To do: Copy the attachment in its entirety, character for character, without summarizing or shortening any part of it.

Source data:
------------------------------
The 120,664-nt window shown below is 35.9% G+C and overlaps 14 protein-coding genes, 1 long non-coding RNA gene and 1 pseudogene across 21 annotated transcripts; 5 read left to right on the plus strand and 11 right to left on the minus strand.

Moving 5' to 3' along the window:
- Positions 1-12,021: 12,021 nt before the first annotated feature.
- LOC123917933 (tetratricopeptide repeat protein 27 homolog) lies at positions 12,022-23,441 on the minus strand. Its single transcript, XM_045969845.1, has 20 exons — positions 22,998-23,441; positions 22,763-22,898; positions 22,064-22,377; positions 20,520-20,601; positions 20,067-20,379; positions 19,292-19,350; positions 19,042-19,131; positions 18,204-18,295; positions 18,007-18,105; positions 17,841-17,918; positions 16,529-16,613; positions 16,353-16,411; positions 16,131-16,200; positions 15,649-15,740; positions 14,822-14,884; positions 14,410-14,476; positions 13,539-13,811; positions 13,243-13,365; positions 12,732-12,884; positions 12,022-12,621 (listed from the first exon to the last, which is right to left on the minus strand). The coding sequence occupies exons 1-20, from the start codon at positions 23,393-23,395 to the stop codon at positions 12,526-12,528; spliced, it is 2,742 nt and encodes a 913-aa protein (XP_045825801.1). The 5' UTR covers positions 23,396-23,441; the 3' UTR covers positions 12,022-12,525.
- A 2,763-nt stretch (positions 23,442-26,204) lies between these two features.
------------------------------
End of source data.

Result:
The 120,664-nt window shown below is 35.9% G+C and overlaps 14 protein-coding genes, 1 long non-coding RNA gene and 1 pseudogene across 21 annotated transcripts; 5 read left to right on the plus strand and 11 right to left on the minus strand.

Moving 5' to 3' along the window:
- Positions 1-12,021: 12,021 nt before the first annotated feature.
- LOC123917933 (tetratricopeptide repeat protein 27 homolog) lies at positions 12,022-23,441 on the minus strand. Its single transcript, XM_045969845.1, has 20 exons — positions 22,998-23,441; positions 22,763-22,898; positions 22,064-22,377; positions 20,520-20,601; positions 20,067-20,379; positions 19,292-19,350; positions 19,042-19,131; positions 18,204-18,295; positions 18,007-18,105; positions 17,841-17,918; positions 16,529-16,613; positions 16,353-16,411; positions 16,131-16,200; positions 15,649-15,740; positions 14,822-14,884; positions 14,410-14,476; positions 13,539-13,811; positions 13,243-13,365; positions 12,732-12,884; positions 12,022-12,621 (listed from the first exon to the last, which is right to left on the minus strand). The coding sequence occupies exons 1-20, from the start codon at positions 23,393-23,395 to the stop codon at positions 12,526-12,528; spliced, it is 2,742 nt and encodes a 913-aa protein (XP_045825801.1). The 5' UTR covers positions 23,396-23,441; the 3' UTR covers positions 12,022-12,525.
- A 2,763-nt stretch (positions 23,442-26,204) lies between these two features.